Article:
Why do I keep returning to m4/3?

Panasonic GX1 Nikon 50mm f/1.8
Panasonic GX1 Nikon 50mm f/1.8

This is something I've written about many times in the past and probably will continue to in the future. Why, despite everything else that I use, do I keep coming back to m4/3? And why do I enjoy using that format so much? 

There are undoubtedly advantages to using my Sony NEX cameras and the Fuji X-Pro 1. But despite the larger file size, the better high ISO performance, dynamic range et al, I still keep using the smaller format. Sure, I have periods when I don't pick up a m4/3 camera for quite a while, and there have been a couple of (short) periods when I haven't had either an Olympus or Panasonic camera, but that usually doesn't last very long.

I've catalogued its advantages in the past. A significant depth-of-field advantage that is very useful for my work, punchy colours, a small, light system, that seems to have the best  body to lens ratio, the 4 to 3 format and the best lens selection of any of the CSC's are obvious reasons why I find it so attractive. But there is something more than that.

Panasonic GX1 Voigtlander 20mm
Panasonic GX1 Voigtlander 20mm

It may seem strange that someone who owned a Leica M9 would often choose to leave that at home and prefer to go out shooting with an Olympus Pen, which is what I did on numerous occasions. I'm not alone in this. Two of my fellow photographic writers Steve Huff and Kirk Tuck have both written similar pieces. Is there something special about this system? What does it give me that I don't get anywhere else? And why do I constantly feel that I would be happiest getting rid of everything else and becoming a m4/3 format photographer exclusively?

Panasonic GX1 Nikon 50mm f/1.8
Panasonic GX1 Nikon 50mm f/1.8

I've pondered on this quite a bit, and I'm not sure that I have all the answers, but I think I have some of them.

Firstly, for the most part, its a very attractive system. There is no doubt, that to many of us, Olympus in particular make very pretty cameras. I'm certainly a sucker for a bit of retro designed silvered metal and plastic. Panasonic cameras are a bit more functional, but I've always been very fond of the GF1 and I do like the GX1 very much. Much as I admire what Sony have done with the NEX system, they haven't come up with something as classically beautiful as the E-P2. Plus, in terms of the aesthetics of simplicity, I think the E-PL3 is a beautifully designed camera. It doesn't get talked about very often, but I do love using it, particularly in combination with the 12mm and 45mm lenses.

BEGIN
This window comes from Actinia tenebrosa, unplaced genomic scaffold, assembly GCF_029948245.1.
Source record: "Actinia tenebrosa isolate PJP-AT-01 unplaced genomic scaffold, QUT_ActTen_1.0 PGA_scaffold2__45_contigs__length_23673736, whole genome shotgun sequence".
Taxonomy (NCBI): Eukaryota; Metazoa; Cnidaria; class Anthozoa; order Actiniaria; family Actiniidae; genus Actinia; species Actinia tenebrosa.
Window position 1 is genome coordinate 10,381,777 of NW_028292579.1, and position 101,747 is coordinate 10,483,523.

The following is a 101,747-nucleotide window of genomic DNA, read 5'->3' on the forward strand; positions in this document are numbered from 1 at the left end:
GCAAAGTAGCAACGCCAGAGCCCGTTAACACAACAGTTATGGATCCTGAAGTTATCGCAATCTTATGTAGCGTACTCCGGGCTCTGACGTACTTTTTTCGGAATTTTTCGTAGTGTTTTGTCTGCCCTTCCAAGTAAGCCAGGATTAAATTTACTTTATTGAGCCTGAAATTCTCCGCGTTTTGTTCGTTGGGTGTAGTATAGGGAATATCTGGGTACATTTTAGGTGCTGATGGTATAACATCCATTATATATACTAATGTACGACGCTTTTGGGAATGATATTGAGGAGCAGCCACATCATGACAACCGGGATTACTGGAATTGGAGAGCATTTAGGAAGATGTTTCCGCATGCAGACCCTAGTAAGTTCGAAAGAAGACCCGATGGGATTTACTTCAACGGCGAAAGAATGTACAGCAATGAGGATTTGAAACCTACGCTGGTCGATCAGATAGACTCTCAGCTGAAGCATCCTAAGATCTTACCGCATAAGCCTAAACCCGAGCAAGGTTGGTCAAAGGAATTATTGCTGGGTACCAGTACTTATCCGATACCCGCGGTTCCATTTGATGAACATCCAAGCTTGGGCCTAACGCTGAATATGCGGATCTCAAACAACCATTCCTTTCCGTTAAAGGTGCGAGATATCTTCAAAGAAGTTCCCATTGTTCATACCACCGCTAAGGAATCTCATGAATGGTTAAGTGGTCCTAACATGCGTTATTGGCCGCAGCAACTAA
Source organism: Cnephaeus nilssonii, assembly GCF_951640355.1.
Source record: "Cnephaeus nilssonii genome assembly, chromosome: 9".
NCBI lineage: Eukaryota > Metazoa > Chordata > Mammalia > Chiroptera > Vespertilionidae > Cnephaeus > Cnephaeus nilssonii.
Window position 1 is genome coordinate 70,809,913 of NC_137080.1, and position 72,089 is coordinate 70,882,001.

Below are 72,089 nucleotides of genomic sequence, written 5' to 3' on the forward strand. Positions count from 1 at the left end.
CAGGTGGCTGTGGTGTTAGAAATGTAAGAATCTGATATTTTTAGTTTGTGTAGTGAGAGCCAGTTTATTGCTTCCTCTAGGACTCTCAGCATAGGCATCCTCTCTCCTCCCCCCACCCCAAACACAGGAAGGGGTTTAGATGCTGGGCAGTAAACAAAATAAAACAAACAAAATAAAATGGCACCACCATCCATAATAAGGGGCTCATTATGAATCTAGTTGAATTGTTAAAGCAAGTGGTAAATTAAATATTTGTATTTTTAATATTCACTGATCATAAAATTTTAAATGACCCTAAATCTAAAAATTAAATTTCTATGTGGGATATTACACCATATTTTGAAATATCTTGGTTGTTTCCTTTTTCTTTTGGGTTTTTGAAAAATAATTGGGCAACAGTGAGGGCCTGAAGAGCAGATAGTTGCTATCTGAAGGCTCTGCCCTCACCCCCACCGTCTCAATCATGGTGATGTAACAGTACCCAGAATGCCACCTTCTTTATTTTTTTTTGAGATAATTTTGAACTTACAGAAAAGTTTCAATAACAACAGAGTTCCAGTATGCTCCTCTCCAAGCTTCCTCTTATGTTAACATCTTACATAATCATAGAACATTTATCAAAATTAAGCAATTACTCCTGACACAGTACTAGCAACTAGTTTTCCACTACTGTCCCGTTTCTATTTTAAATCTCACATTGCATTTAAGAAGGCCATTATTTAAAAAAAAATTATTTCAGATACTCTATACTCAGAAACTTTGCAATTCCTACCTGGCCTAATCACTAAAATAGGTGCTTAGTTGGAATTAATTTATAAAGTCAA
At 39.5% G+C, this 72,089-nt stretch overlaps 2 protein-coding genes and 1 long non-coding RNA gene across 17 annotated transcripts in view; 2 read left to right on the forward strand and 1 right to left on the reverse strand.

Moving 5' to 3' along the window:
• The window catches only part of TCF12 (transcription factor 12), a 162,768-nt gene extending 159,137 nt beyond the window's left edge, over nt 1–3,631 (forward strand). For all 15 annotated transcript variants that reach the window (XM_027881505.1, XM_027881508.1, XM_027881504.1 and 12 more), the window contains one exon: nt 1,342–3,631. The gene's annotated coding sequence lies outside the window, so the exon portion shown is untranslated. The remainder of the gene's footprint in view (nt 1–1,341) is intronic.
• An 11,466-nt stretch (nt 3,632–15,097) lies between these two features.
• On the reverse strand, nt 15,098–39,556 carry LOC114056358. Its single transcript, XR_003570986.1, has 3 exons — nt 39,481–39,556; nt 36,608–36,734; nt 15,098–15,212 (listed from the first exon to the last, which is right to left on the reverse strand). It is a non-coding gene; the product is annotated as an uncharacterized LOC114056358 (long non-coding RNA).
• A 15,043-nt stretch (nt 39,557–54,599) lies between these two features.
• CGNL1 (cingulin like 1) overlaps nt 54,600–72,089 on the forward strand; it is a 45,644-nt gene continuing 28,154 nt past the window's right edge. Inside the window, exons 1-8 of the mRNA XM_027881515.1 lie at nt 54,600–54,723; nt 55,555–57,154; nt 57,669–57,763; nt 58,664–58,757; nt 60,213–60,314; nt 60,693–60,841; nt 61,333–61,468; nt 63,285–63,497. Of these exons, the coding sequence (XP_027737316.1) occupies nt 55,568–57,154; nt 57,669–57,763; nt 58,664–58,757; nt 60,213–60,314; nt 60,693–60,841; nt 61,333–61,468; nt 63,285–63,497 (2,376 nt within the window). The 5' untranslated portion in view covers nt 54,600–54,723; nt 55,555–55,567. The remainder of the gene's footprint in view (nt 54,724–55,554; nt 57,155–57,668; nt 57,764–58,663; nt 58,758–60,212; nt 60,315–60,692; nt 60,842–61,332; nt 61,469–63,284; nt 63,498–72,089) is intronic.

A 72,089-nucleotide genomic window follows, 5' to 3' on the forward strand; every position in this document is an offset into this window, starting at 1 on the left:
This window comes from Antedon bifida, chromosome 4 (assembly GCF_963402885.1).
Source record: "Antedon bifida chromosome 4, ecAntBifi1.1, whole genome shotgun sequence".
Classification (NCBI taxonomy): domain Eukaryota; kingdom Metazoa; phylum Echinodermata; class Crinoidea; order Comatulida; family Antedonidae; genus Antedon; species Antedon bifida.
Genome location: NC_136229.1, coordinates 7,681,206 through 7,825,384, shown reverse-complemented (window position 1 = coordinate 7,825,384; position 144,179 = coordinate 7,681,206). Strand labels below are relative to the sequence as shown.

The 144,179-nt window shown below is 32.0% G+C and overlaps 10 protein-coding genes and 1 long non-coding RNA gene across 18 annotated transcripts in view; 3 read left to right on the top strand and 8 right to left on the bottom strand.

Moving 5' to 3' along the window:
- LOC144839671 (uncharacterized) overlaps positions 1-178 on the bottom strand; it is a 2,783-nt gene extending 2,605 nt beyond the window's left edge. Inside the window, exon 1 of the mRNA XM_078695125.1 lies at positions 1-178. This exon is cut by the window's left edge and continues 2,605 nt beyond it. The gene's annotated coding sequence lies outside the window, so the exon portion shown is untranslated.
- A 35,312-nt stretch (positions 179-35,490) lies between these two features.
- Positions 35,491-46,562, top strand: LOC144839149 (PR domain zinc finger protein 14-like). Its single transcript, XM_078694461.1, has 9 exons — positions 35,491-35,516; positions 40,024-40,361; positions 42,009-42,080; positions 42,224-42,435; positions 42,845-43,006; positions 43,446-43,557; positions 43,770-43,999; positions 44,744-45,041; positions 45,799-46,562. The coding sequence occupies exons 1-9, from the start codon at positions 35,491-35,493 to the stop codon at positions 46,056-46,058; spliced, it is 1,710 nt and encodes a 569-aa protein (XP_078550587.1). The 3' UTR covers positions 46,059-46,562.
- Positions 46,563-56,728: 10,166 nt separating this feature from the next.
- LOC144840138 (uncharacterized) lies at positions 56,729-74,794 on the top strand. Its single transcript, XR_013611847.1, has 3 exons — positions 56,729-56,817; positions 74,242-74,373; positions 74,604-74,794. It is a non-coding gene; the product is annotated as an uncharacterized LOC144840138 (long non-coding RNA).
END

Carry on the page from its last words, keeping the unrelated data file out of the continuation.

Secondly, its a very versatile system. With two companies making "native" AF lenses for it, plus the 1000's of lenses that can be used via adapters, it has the largest potential lens choice of any photographic format. And while using these alternative and legacy lenses is now somewhat easier on the latest NEX cameras, it is still a pleasure for me to use an m-mount or Nikon D lens on my Pens or GX1.

Thirdly, within certain limits, the sensor manufacturing half of the "coalition" Panasonic, have come up with a quality product. We all know the limitations that exist at high ISO's and that we have to take care with subjects that have a very wide dynamic range, but certainly for the majority of my own use, I have few problems with either of them. Plus there is a special quality that these sensors have when used at their base ISO's in good light. The fairly weak anti-aliasing / low pass filters allow a good deal of detail to be recorded. The images are sharp with good contrast and excellent colour rendition. I've always described m4/3 colour as "glossy", and to me that best sums it up.

Panasonic GX1 Voigtlander 20mm
Panasonic GX1 Voigtlander 20mm

Panasonic GX1 Voigtlander 20mm
Panasonic GX1 Voigtlander 20mm

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